Wednesday, January 14, 2009
The history of H.O. Studley and his tool chest
Massachusetts piano maker Henry Studley built his magnificent tool chest over the course of a 30-year career at the Poole Piano Company. The chest lived on the wall near his workbench, and he worked on it regularly, making changes and adding new tools as he acquired them. Using ebony, mother-of-pearl, ivory, rosewood, and mahogany -- all materials used in the manufacture of pianos -- he refined the chest to the point that now, more than 80 years after his death, it remains in a class of its own.
Packing more tools per square foot than seems physically possible, piano maker Henry Studley's unrivaled tool chest also manages to be beautiful in the process. The chest stands as perhaps the most exquisite example of 19th-century tool-chest craftsmanship.
Considering how many tools it holds, the famous chest is really quite small; when closed, it is just 9 in. deep, 39 in. high, and just more than 18 in. wide. Yet it houses so many tools -- some 300 -- so densely packed that three strong men strain to lift it.
For every tool, Studley fashioned a holder to keep it in place and to showcase it. Miniature wrenches, handmade saws, and some still unidentified piano-making tools each have intricate inlaid holders. Tiny clasps rotate out of the way so a tool can be removed. In places the clearances are so tight that the tools nearly touch. The chest, which hangs on ledgers secured to a wall, folds closed like a book. And as the chest is closed, tools protruding from the left side nestle into spaces between tools on the right side. Amazingly, despite being so densely packed, the tools are all easily accessible.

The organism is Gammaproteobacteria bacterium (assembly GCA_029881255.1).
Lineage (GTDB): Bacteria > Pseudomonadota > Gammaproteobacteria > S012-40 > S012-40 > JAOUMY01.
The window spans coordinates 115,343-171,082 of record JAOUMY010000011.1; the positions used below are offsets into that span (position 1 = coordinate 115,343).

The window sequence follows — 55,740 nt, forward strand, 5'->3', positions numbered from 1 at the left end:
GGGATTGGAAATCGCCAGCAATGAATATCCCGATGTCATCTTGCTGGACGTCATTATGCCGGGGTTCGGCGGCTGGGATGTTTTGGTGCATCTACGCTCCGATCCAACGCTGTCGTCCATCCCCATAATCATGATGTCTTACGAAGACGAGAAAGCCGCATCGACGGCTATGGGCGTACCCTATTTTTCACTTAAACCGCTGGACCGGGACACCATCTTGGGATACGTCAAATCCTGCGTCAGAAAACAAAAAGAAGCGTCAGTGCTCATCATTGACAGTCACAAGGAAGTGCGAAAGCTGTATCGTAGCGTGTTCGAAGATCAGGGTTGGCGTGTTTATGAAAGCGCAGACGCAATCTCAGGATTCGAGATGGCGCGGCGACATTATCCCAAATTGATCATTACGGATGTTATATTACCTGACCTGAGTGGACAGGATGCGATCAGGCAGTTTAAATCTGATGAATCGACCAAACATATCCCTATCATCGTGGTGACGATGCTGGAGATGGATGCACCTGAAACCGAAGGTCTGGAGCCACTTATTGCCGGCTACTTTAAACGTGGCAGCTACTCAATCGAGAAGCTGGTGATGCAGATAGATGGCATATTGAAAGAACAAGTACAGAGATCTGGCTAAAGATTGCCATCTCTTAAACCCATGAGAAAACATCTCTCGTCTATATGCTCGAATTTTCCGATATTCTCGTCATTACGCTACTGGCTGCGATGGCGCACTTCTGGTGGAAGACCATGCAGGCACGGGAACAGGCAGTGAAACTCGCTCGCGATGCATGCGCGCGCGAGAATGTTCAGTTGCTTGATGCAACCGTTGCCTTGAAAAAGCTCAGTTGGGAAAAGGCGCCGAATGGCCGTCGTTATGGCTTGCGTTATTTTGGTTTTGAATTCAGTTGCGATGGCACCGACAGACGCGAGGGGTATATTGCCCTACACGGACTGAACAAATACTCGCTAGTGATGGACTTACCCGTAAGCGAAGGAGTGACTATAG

Studley was well into his 80s when he retired from the piano company. Before he died in 1925, Studley gave the tool chest to a friend. That man's grandson, Peter Hardwick, loaned the chest to the Smithsonian National Museum of American History in Washington, D.C. in the late 1980s and later sold it to a private collector in the Midwest. That owner again sold the tool chest to another private collector, where it now resides.
Almost lost among the tools but no longer obscure to history, the name of the maker, H. O. Studley, and his Massachusetts hometown of Quincy are engraved on small plates just above his brace. Scraps of ebony, ivory, rosewood, and mother-of-pearl left over from his work as a piano maker gave Studley raw material for his tool chest and many of the tools it contains.
Posted by Matt Wallace-Clean Custom Modern Electric Brightest Colours Expert Hand at 12:59 PM